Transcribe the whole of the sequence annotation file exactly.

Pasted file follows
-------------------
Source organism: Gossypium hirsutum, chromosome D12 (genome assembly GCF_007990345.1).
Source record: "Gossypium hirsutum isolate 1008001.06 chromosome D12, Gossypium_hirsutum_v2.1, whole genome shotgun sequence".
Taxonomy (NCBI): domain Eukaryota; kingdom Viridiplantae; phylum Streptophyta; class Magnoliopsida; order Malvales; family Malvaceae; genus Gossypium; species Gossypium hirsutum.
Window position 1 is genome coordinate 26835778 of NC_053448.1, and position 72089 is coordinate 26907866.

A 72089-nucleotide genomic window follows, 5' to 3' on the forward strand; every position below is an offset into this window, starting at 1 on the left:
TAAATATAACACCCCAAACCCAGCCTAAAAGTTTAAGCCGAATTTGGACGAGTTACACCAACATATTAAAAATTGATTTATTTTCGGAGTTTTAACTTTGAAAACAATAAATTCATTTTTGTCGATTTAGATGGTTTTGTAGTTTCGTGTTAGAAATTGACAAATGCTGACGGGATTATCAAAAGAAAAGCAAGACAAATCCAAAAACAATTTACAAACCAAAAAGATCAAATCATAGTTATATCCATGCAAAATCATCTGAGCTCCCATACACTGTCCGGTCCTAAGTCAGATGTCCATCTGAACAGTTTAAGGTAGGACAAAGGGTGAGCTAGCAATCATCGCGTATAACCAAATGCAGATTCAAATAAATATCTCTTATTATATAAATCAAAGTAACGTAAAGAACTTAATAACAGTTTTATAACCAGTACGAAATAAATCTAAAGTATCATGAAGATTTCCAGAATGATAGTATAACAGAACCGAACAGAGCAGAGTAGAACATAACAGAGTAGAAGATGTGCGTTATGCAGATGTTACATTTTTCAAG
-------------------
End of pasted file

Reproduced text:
Source organism: Gossypium hirsutum, chromosome D12 (genome assembly GCF_007990345.1).
Source record: "Gossypium hirsutum isolate 1008001.06 chromosome D12, Gossypium_hirsutum_v2.1, whole genome shotgun sequence".
Taxonomy (NCBI): domain Eukaryota; kingdom Viridiplantae; phylum Streptophyta; class Magnoliopsida; order Malvales; family Malvaceae; genus Gossypium; species Gossypium hirsutum.
Window position 1 is genome coordinate 26835778 of NC_053448.1, and position 72089 is coordinate 26907866.

A 72089-nucleotide genomic window follows, 5' to 3' on the forward strand; every position below is an offset into this window, starting at 1 on the left:
TAAATATAACACCCCAAACCCAGCCTAAAAGTTTAAGCCGAATTTGGACGAGTTACACCAACATATTAAAAATTGATTTATTTTCGGAGTTTTAACTTTGAAAACAATAAATTCATTTTTGTCGATTTAGATGGTTTTGTAGTTTCGTGTTAGAAATTGACAAATGCTGACGGGATTATCAAAAGAAAAGCAAGACAAATCCAAAAACAATTTACAAACCAAAAAGATCAAATCATAGTTATATCCATGCAAAATCATCTGAGCTCCCATACACTGTCCGGTCCTAAGTCAGATGTCCATCTGAACAGTTTAAGGTAGGACAAAGGGTGAGCTAGCAATCATCGCGTATAACCAAATGCAGATTCAAATAAATATCTCTTATTATATAAATCAAAGTAACGTAAAGAACTTAATAACAGTTTTATAACCAGTACGAAATAAATCTAAAGTATCATGAAGATTTCCAGAATGATAGTATAACAGAACCGAACAGAGCAGAGTAGAACATAACAGAGTAGAAGATGTGCGTTATGCAGATGTTACATTTTTCAAG